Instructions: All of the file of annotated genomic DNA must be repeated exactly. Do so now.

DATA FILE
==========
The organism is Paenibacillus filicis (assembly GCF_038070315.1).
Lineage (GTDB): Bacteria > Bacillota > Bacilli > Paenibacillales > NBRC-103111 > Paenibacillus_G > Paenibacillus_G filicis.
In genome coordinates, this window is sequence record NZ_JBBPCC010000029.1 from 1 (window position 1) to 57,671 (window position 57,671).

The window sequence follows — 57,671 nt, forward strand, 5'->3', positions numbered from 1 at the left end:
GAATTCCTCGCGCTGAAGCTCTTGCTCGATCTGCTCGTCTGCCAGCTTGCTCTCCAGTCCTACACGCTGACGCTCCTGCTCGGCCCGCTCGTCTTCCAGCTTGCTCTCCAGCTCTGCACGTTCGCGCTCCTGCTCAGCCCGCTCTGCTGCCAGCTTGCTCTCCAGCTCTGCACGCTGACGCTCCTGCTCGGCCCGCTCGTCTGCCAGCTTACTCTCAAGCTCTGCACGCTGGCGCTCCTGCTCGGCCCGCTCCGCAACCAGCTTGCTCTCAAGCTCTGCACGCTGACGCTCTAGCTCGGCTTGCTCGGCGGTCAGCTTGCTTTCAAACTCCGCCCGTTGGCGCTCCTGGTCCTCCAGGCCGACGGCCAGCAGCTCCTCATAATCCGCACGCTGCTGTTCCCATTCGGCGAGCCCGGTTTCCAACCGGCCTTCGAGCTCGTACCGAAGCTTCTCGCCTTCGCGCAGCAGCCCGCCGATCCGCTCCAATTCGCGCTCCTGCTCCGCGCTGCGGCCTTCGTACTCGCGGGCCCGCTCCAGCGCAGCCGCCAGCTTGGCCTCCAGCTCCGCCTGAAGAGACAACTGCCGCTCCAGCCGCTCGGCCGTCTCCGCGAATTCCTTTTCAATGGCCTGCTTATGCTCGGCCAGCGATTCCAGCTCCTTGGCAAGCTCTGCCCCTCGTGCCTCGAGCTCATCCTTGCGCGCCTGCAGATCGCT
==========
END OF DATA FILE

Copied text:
The organism is Paenibacillus filicis (assembly GCF_038070315.1).
Lineage (GTDB): Bacteria > Bacillota > Bacilli > Paenibacillales > NBRC-103111 > Paenibacillus_G > Paenibacillus_G filicis.
In genome coordinates, this window is sequence record NZ_JBBPCC010000029.1 from 1 (window position 1) to 57,671 (window position 57,671).

The window sequence follows — 57,671 nt, forward strand, 5'->3', positions numbered from 1 at the left end:
GAATTCCTCGCGCTGAAGCTCTTGCTCGATCTGCTCGTCTGCCAGCTTGCTCTCCAGTCCTACACGCTGACGCTCCTGCTCGGCCCGCTCGTCTTCCAGCTTGCTCTCCAGCTCTGCACGTTCGCGCTCCTGCTCAGCCCGCTCTGCTGCCAGCTTGCTCTCCAGCTCTGCACGCTGACGCTCCTGCTCGGCCCGCTCGTCTGCCAGCTTACTCTCAAGCTCTGCACGCTGGCGCTCCTGCTCGGCCCGCTCCGCAACCAGCTTGCTCTCAAGCTCTGCACGCTGACGCTCTAGCTCGGCTTGCTCGGCGGTCAGCTTGCTTTCAAACTCCGCCCGTTGGCGCTCCTGGTCCTCCAGGCCGACGGCCAGCAGCTCCTCATAATCCGCACGCTGCTGTTCCCATTCGGCGAGCCCGGTTTCCAACCGGCCTTCGAGCTCGTACCGAAGCTTCTCGCCTTCGCGCAGCAGCCCGCCGATCCGCTCCAATTCGCGCTCCTGCTCCGCGCTGCGGCCTTCGTACTCGCGGGCCCGCTCCAGCGCAGCCGCCAGCTTGGCCTCCAGCTCCGCCTGAAGAGACAACTGCCGCTCCAGCCGCTCGGCCGTCTCCGCGAATTCCTTTTCAATGGCCTGCTTATGCTCGGCCAGCGATTCCAGCTCCTTGGCAAGCTCTGCCCCTCGTGCCTCGAGCTCATCCTTGCGCGCCTGCAGATCGCT